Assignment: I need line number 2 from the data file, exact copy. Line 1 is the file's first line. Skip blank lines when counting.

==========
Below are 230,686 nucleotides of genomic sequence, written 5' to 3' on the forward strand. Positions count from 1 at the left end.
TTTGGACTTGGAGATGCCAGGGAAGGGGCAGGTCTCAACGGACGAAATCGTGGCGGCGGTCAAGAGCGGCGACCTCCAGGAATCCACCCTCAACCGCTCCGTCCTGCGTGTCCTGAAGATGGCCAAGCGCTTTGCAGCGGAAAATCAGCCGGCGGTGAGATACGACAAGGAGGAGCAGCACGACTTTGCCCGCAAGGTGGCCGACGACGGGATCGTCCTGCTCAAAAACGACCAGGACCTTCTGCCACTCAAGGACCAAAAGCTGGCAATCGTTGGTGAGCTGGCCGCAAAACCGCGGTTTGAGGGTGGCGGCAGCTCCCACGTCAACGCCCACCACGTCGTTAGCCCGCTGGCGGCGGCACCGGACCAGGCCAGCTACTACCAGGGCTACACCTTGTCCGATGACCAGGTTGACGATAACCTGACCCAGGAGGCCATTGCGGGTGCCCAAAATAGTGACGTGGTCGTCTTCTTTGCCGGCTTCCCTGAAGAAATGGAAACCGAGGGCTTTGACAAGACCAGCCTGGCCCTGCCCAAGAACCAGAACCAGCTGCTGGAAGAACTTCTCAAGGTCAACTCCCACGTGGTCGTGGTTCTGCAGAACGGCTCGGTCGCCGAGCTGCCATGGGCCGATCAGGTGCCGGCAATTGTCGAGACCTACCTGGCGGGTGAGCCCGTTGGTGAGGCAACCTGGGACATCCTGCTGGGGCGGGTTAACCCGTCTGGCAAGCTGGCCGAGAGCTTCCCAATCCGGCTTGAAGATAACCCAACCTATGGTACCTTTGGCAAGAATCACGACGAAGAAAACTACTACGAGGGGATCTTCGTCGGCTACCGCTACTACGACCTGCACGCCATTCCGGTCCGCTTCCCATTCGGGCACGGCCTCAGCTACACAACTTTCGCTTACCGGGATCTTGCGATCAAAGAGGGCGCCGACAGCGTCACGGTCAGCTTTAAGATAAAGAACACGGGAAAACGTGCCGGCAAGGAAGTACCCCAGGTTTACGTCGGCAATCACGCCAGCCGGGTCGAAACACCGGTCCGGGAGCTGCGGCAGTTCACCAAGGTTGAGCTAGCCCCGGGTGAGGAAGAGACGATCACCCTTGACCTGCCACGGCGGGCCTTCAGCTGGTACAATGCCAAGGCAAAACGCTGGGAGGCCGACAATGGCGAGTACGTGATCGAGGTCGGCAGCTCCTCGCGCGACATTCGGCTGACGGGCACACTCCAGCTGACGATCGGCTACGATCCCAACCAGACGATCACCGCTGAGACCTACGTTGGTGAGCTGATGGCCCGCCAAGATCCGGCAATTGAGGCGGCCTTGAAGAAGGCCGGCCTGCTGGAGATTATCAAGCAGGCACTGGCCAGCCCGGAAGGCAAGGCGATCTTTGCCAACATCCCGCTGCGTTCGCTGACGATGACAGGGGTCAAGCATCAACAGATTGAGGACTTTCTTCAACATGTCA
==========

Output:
TTTGGACTTGGAGATGCCAGGGAAGGGGCAGGTCTCAACGGACGAAATCGTGGCGGCGGTCAAGAGCGGCGACCTCCAGGAATCCACCCTCAACCGCTCCGTCCTGCGTGTCCTGAAGATGGCCAAGCGCTTTGCAGCGGAAAATCAGCCGGCGGTGAGATACGACAAGGAGGAGCAGCACGACTTTGCCCGCAAGGTGGCCGACGACGGGATCGTCCTGCTCAAAAACGACCAGGACCTTCTGCCACTCAAGGACCAAAAGCTGGCAATCGTTGGTGAGCTGGCCGCAAAACCGCGGTTTGAGGGTGGCGGCAGCTCCCACGTCAACGCCCACCACGTCGTTAGCCCGCTGGCGGCGGCACCGGACCAGGCCAGCTACTACCAGGGCTACACCTTGTCCGATGACCAGGTTGACGATAACCTGACCCAGGAGGCCATTGCGGGTGCCCAAAATAGTGACGTGGTCGTCTTCTTTGCCGGCTTCCCTGAAGAAATGGAAACCGAGGGCTTTGACAAGACCAGCCTGGCCCTGCCCAAGAACCAGAACCAGCTGCTGGAAGAACTTCTCAAGGTCAACTCCCACGTGGTCGTGGTTCTGCAGAACGGCTCGGTCGCCGAGCTGCCATGGGCCGATCAGGTGCCGGCAATTGTCGAGACCTACCTGGCGGGTGAGCCCGTTGGTGAGGCAACCTGGGACATCCTGCTGGGGCGGGTTAACCCGTCTGGCAAGCTGGCCGAGAGCTTCCCAATCCGGCTTGAAGATAACCCAACCTATGGTACCTTTGGCAAGAATCACGACGAAGAAAACTACTACGAGGGGATCTTCGTCGGCTACCGCTACTACGACCTGCACGCCATTCCGGTCCGCTTCCCATTCGGGCACGGCCTCAGCTACACAACTTTCGCTTACCGGGATCTTGCGATCAAAGAGGGCGCCGACAGCGTCACGGTCAGCTTTAAGATAAAGAACACGGGAAAACGTGCCGGCAAGGAAGTACCCCAGGTTTACGTCGGCAATCACGCCAGCCGGGTCGAAACACCGGTCCGGGAGCTGCGGCAGTTCACCAAGGTTGAGCTAGCCCCGGGTGAGGAAGAGACGATCACCCTTGACCTGCCACGGCGGGCCTTCAGCTGGTACAATGCCAAGGCAAAACGCTGGGAGGCCGACAATGGCGAGTACGTGATCGAGGTCGGCAGCTCCTCGCGCGACATTCGGCTGACGGGCACACTCCAGCTGACGATCGGCTACGATCCCAACCAGACGATCACCGCTGAGACCTACGTTGGTGAGCTGATGGCCCGCCAAGATCCGGCAATTGAGGCGGCCTTGAAGAAGGCCGGCCTGCTGGAGATTATCAAGCAGGCACTGGCCAGCCCGGAAGGCAAGGCGATCTTTGCCAACATCCCGCTGCGTTCGCTGACGATGACAGGGGTCAAGCATCAACAGATTGAGGACTTTCTTCAACATGTCA